England play catch-up in modern game

Click to follow

David Lloyd believes England still have much learning to do in the playing of modern one-day international cricket.

Lloyd, the England coach, feels the other Test-playing nations are years ahead of his side in experience of the 50-over game. He wants improved showings from England in their one-day series against New Zealand despite Mike Atherton's side kicking off the five-match competition with a four- wicket win in Christchurch. That followed a 2-0 victory in the Test series.

Lloyd said England's players were being given two days off to make sure they were fresh for tonight's second one-dayer in Auckland. "I see these matches as being an ideal learning curve for us. There are two matches under floodlights and a lot of razzmatazz surrounding the games. A lot of our players just have not experienced this.

"It was only last season in domestic cricket that a 50-overs competition was played, and we are some way behind all other countries in our experience of this modern one-day format.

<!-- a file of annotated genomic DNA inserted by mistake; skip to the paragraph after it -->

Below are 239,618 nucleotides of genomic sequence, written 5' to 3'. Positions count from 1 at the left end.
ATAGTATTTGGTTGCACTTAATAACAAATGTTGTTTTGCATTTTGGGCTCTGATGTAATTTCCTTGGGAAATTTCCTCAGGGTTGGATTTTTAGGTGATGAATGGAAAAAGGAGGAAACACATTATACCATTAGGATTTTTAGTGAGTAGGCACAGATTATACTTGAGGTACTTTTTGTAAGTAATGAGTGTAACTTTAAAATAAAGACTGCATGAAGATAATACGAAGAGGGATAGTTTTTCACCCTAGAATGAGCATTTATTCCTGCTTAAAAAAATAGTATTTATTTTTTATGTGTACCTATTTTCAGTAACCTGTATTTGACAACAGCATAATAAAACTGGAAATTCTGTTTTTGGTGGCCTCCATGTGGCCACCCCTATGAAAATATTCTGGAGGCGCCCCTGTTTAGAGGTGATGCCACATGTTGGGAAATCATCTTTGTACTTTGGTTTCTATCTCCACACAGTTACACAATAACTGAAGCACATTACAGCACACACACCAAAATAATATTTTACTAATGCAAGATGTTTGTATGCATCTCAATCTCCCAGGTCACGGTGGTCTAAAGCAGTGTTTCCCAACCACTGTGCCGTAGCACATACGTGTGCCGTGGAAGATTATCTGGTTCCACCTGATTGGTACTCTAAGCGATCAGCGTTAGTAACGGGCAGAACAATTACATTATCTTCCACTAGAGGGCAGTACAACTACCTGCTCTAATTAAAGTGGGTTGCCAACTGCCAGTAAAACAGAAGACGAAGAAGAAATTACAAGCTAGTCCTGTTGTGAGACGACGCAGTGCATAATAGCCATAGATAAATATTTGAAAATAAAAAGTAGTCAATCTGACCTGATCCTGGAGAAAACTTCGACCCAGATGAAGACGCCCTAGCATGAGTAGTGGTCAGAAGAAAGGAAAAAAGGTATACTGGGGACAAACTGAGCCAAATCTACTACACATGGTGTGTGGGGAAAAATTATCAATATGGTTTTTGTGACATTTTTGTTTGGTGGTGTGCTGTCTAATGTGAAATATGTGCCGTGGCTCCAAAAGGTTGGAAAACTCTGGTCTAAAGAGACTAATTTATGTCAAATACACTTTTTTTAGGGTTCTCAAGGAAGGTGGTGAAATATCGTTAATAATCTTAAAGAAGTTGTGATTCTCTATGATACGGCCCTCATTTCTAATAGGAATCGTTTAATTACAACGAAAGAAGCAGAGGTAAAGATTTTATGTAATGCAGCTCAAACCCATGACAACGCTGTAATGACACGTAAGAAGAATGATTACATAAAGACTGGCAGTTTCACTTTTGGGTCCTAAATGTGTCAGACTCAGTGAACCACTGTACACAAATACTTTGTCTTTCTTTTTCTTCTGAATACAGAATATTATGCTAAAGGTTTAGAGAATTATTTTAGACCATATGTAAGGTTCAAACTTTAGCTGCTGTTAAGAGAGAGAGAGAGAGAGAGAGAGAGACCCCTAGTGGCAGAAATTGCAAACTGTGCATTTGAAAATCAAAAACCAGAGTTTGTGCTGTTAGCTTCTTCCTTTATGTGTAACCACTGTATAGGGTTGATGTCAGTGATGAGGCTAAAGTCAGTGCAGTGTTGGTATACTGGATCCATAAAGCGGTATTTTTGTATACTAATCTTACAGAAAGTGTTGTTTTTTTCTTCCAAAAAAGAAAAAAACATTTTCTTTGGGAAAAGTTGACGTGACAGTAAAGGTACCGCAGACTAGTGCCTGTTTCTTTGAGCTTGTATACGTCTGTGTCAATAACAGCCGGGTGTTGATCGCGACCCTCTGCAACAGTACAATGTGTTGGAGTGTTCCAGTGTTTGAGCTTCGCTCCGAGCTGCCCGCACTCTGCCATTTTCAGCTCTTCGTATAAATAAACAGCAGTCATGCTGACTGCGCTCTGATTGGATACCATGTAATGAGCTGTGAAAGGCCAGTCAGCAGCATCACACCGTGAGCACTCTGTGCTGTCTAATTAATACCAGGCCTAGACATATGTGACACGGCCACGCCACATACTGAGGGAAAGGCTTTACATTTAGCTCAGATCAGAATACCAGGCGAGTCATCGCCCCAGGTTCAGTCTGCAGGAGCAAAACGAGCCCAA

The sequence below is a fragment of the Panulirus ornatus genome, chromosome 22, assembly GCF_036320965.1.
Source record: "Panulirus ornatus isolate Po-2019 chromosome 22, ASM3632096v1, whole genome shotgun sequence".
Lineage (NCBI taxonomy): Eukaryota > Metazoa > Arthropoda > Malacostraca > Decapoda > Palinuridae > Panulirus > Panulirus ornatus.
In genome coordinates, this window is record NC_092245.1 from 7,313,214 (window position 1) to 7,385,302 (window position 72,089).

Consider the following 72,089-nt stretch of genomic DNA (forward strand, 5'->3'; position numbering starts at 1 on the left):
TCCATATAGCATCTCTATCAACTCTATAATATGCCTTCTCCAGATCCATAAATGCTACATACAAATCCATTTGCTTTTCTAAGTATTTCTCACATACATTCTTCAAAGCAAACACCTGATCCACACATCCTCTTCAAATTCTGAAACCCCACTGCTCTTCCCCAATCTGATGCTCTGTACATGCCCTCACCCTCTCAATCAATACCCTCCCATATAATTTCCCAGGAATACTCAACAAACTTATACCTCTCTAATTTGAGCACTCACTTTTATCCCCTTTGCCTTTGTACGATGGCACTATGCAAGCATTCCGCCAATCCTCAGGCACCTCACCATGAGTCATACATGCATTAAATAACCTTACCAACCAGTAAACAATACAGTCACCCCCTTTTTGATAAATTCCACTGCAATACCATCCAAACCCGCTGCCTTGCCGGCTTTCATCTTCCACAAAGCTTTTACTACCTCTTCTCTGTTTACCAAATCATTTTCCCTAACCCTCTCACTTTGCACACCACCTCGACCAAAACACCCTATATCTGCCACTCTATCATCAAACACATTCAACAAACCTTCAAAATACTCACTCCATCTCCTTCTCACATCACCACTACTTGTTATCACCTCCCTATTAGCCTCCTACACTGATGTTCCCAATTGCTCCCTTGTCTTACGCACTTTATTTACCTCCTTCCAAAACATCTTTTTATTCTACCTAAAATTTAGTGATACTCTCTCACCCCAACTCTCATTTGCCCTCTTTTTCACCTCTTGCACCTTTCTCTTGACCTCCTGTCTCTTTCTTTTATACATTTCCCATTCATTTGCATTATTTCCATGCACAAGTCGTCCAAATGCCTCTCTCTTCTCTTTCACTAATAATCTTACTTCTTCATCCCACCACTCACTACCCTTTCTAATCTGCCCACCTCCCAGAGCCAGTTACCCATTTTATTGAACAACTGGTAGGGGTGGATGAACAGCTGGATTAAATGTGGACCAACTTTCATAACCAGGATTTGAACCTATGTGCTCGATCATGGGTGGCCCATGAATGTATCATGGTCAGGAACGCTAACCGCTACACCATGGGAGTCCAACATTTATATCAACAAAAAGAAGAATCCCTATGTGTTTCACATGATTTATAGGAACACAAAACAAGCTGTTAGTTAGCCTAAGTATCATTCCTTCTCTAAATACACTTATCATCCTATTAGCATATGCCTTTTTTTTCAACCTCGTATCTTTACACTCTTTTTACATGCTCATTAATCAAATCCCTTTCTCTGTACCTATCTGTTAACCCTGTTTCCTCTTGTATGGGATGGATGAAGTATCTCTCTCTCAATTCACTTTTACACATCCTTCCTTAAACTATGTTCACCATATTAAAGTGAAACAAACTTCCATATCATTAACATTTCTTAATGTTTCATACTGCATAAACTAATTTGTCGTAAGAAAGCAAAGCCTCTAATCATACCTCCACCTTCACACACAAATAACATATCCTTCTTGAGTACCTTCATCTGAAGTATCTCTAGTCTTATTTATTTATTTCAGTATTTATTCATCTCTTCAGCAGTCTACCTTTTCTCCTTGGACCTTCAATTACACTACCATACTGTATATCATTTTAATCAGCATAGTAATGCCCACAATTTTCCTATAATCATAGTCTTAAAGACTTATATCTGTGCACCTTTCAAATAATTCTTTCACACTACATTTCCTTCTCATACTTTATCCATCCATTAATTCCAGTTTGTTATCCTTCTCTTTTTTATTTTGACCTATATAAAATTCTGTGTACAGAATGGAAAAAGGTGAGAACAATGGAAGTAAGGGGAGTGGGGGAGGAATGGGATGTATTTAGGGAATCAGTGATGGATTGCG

"One of the things which pleased me about the first game was that we anticipated their bowling strategy and we competed well in the field, especially because with a squad here largely picked for the Tests we might have some lesser fielders in certain departments compared to the opposition. The first 15 overs are important, and you have to work out where you put your two close fielders as well as the two allowed outside the circle.

"They used their off-spinner, Dipak Patel, in those early overs and one of our options might be to use Robert Croft in a similar manner. But then the last 15 overs are also vital. When you're batting, each individual has to take responsibility to keep things going, and when you are bowling you have to keep your nerve and try things like slower balls, yorkers, and anything to deceive the opposition."

New Zealand's Australian coach, Steve Rixon, yesterday issued a warning to his players: perform at Eden Park or face the sack. "If we don't play well, I'd expect a witch hunt," Rixon said. "We'd like to stay together as one squad - I personally would like to work with one squad - but if they're not performing, that's the way it is."